Read the full piece at The Appeal

Help us reach more people by Sharing or Liking this post.
EMAIL
Facebook
Google+
https://narsol.org/2018/07/sex-offender-registries-a-legacy-of-fear/
PINTEREST
LINKEDIN
YOUTUBE
RSS
SHARE

This topic contains 13 replies, has 2 voices, and was last updated by  Tim L 1 month, 4 weeks ago.

  • Author
    Posts
  • #43101 Reply

    Tired

    Just as a point of reference, the states get Federal Money for the folks on their registries. The more people on, the more money they get.

    • #46676 Reply

      ChrisMass

      Why is there not a unified Sex Offender Legislation Defense organization solely for New York State?

  • #43245 Reply

    Jim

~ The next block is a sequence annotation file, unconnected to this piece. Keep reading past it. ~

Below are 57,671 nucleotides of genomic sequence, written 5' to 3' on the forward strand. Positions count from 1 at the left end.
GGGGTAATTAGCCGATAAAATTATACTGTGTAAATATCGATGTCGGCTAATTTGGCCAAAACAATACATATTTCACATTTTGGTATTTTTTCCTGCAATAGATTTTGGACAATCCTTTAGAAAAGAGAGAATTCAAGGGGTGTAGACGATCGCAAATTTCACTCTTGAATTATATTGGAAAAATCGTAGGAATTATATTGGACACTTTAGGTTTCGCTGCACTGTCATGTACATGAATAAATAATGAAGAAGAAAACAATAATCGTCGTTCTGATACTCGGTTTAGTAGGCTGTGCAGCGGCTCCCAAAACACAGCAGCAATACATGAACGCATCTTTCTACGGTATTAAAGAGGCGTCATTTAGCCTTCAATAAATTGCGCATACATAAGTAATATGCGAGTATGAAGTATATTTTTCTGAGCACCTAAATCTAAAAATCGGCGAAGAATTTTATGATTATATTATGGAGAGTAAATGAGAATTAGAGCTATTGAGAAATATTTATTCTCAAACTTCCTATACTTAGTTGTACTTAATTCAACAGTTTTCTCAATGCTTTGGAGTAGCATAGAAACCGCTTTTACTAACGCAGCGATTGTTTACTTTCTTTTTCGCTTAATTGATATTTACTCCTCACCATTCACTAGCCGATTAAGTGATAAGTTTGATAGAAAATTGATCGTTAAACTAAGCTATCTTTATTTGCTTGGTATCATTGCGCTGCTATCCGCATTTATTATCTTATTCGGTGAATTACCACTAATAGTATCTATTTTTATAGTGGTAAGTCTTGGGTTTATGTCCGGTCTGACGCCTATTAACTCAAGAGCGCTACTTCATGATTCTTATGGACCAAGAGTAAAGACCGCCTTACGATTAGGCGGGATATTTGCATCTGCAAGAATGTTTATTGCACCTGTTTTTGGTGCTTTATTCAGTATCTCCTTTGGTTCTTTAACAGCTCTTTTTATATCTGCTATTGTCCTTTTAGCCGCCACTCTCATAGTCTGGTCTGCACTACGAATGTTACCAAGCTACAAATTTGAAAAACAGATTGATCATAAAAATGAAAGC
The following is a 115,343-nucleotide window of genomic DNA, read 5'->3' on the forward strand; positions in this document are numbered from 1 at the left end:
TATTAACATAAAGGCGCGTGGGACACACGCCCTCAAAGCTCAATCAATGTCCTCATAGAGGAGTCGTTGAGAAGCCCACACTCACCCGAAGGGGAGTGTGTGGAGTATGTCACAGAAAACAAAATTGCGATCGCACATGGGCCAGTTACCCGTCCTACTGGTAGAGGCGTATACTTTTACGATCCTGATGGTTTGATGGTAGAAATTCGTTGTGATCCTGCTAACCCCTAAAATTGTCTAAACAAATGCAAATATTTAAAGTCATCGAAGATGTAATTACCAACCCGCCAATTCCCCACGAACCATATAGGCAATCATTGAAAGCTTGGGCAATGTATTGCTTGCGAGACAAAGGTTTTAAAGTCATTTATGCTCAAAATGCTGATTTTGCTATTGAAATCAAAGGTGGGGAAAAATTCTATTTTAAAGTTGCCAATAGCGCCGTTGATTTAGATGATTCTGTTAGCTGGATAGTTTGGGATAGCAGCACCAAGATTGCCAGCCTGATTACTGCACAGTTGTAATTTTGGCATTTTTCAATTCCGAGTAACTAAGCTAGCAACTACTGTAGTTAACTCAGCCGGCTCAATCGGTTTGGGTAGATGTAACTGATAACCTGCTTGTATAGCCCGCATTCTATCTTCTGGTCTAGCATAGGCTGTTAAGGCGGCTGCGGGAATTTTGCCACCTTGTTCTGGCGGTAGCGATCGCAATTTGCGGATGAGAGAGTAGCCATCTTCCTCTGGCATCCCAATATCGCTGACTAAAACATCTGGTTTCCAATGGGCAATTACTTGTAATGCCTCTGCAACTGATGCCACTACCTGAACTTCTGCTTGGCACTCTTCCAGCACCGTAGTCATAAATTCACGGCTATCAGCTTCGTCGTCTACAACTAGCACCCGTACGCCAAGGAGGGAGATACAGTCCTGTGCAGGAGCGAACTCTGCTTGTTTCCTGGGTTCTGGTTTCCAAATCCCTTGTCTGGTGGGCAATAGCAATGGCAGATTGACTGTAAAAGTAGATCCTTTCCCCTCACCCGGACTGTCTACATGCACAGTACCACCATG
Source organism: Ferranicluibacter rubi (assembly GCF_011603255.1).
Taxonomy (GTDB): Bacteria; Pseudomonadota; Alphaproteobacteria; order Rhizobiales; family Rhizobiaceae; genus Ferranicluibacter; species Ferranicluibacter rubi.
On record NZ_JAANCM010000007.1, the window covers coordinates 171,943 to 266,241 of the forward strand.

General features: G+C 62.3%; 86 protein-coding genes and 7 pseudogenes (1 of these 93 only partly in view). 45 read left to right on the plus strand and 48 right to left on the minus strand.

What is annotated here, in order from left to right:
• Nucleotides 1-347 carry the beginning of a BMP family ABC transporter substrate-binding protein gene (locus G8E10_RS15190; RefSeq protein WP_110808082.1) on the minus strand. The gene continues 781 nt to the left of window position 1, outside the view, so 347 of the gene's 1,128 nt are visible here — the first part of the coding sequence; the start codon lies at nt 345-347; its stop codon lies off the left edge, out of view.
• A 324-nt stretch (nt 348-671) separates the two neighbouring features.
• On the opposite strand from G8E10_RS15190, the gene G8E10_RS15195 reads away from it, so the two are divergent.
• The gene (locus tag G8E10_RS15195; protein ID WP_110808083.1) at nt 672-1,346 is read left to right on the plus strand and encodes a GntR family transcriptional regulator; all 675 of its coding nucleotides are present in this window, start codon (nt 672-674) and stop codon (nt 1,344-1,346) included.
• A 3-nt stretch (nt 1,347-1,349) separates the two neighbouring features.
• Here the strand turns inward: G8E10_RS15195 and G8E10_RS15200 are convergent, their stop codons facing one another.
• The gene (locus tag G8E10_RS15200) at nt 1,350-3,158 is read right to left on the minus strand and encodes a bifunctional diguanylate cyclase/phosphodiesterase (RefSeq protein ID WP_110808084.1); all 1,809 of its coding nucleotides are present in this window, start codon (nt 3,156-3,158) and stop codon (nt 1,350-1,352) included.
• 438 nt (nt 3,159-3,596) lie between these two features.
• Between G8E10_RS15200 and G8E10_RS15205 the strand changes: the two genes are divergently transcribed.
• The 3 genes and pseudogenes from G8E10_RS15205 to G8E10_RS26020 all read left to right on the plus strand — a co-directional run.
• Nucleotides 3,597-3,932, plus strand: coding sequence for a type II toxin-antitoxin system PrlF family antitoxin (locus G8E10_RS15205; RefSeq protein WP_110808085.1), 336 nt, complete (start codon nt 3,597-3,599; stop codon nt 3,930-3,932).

Here’s a question. What if, after you server your time and apply to get off the registry in the state you’re currently residing in early, and it’s approved by that state, what can be done about you being on another’s state registry? I live and will be living in my state for the foreseeable future, but I lived in the Archaic state of NC for about 2 weeks and on their list, I am a life time but on my state, I’m a tier 1? Can I just write to the state of confusion that is NC’s Attorney General and demand to be taken off the list? What’s the process after the state your are in says you are no longer needed to register? I was kicked out of NC because I registered my son at the school and my “crime” wasn’t against a child. But as before mentioned in the court cases form another article, NC is a lump them all together kind of place. I don’t want to have the fear of not being able to travel the country because of this oversight. Just abolish the registry all together! Any advise would help.

    • #44464 Reply